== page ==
RJ Barker’s Wounded Kingdoms Trilogy in its first two volumes, Age of Assassins and Blood of Assassins, combines a straightforward western fantasy world with deeper and more intriguing worldbuilding with a flawed and unusual protagonist to good effect. The two novels, together with the forthcoming third, tell a story of an apprentice assassin who slowly emerges into a figure that helps shape the destiny of an entire kingdom.
Age of Assassins, the first in Barker’s Wounded Kingdoms trilogy, starts the story of Girton Club Foot. Girton has a deformed leg, but this has not stopped his master Merela from training him in her own art of assassination. Summoned to Castle Mainyadoc, Girton and his master are, as it so happens, not there to assassinate someone, as one might expect out of summoning assassins. Instead, they have been hired to prevent an assassination. The succession is not certain, and the Heir to the throne is under threat. Queen Adran recognizes that these are perilous times for her son, and keeping him safe is her goal.
So instead of to catch a thief, set a thief, it is time to catch an assassin by setting an assassin. Or two, to be precise. There are plots and intrigues afoot, and a prior relationship between Merela and the Queen is the thread that binds both Assassin and apprentice to the dangerous locale and their equally dangerous mission.
Hiring assassins is a good way to get other killers and assassins to be flushed out of the woodwork. And worse people, perhaps. For this is a world where the practice of magic is violently expunged. Magic is powerful, effective…and absolutely ruins the lands upon where it is cast. Sorcerers here are violently dangerous and anyone even suspected of being a sorcerer is dealt with extreme prejudice. To be even suspected of having magical abilities is a good way to get oneself killed, and keeping that secret is vital. And so the story of a lifetime of a character devoted to the arts of killing and death begins. One with that secret magical power himself.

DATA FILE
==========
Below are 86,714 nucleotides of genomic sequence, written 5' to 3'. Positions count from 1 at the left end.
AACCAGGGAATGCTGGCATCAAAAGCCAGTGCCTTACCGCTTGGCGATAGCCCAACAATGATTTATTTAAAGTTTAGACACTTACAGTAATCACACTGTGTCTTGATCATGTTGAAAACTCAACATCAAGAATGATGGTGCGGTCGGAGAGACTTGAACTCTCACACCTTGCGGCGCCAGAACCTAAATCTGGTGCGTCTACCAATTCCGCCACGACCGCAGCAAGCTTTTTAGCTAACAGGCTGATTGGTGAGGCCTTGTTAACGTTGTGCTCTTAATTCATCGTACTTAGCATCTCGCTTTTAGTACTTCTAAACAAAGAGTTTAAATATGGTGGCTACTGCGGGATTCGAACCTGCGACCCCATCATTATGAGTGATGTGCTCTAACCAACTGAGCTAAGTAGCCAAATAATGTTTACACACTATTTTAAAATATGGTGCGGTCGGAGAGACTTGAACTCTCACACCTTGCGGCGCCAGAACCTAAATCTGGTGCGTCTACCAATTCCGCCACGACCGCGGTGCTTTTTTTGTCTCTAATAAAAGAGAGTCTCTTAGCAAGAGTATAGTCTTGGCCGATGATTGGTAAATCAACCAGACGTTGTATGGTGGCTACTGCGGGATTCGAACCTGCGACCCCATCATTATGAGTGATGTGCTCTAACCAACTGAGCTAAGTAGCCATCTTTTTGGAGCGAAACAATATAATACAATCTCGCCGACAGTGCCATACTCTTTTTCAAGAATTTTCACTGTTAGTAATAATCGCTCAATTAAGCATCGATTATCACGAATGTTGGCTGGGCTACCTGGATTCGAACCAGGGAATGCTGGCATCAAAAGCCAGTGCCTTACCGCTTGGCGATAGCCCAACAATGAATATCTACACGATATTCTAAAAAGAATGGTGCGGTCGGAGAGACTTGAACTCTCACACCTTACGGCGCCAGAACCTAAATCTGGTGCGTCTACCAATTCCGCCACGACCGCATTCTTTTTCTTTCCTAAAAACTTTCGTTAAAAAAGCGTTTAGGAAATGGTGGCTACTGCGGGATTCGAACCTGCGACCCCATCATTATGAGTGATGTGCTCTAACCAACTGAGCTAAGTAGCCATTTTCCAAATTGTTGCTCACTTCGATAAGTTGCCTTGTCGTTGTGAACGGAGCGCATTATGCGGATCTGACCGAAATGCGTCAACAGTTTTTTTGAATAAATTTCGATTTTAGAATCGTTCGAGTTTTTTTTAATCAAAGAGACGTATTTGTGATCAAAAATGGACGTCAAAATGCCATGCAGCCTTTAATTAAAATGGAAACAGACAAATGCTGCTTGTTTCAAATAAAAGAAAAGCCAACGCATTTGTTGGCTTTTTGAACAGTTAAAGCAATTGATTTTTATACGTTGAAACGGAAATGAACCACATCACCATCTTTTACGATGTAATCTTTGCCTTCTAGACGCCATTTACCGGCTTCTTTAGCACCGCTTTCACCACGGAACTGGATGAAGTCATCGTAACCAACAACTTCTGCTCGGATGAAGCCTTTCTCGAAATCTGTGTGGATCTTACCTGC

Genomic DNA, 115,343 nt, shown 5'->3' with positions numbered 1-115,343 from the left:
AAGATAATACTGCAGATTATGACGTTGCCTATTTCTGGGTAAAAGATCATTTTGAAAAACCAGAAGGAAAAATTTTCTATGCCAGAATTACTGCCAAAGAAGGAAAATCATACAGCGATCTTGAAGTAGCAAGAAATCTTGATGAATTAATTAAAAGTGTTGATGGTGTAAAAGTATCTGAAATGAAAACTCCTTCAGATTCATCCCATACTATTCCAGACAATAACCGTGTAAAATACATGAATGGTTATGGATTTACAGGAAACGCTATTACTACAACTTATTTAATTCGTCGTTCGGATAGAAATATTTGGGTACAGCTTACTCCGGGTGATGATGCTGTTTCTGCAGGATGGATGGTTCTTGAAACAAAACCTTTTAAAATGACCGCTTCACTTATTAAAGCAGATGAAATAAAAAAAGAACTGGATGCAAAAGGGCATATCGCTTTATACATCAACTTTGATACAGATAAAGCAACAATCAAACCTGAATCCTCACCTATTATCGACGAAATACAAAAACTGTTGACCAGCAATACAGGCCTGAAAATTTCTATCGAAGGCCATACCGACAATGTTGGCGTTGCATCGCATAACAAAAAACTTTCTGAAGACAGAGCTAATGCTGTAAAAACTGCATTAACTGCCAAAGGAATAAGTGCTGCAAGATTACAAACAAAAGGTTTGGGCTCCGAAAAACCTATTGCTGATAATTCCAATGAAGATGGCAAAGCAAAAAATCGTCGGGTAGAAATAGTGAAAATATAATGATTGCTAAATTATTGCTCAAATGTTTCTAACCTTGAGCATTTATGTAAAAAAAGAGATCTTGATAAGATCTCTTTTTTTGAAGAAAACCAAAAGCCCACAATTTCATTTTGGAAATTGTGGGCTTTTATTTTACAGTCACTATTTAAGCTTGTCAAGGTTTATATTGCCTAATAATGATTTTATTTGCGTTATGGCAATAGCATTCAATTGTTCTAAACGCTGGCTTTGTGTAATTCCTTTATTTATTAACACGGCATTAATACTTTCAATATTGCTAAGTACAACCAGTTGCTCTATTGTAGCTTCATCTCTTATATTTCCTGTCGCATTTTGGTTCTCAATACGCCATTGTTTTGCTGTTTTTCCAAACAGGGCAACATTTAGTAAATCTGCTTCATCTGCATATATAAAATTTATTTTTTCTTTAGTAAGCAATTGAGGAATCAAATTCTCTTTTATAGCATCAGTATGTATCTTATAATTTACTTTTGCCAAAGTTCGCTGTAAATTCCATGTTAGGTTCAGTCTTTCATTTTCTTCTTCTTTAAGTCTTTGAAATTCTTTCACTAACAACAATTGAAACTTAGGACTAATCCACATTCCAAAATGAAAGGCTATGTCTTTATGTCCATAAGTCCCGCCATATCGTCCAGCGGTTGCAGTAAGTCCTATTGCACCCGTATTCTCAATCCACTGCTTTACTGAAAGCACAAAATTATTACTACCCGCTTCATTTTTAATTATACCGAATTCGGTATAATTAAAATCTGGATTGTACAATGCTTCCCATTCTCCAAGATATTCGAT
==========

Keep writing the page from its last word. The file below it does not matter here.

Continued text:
The world that Barker creates in Age of Assassins is a fascinating one that enthralled me. Sure on the surface, with the names and the general culture, it looks like a straightforward Western European sort of world. But there is more here than that. The culture of the assassins, the destructive nature of magic, and just what has happened to the Gods (well almost all of them) are all slowly revealed in the course of the novel, providing a rich tapestry of a world to explore in terms of culture and history. It goes far beyond that basic well worn template into something that interests me as a reader.
I did like the flashbacks, foreshadowing and larger hints of a temporal frame in the novel as well. The novel very deliberately feels and acts as it is the first part of a greater story, a sense that this is a story that has occurred and now is being told to the reader gives the story a sense of a biography rather than a strictly straightforward narrative. Girton, being an assassin in training, and yet vulnerable and flawed (as seen with his club foot, his youth and the circumstances of the formation of his personality), and his overall history makes for an interesting character to be fit into that enthralling worldbuilding. He is the star of the novel, and is an unlikely protagonist, all the more cherished for his unusual nature.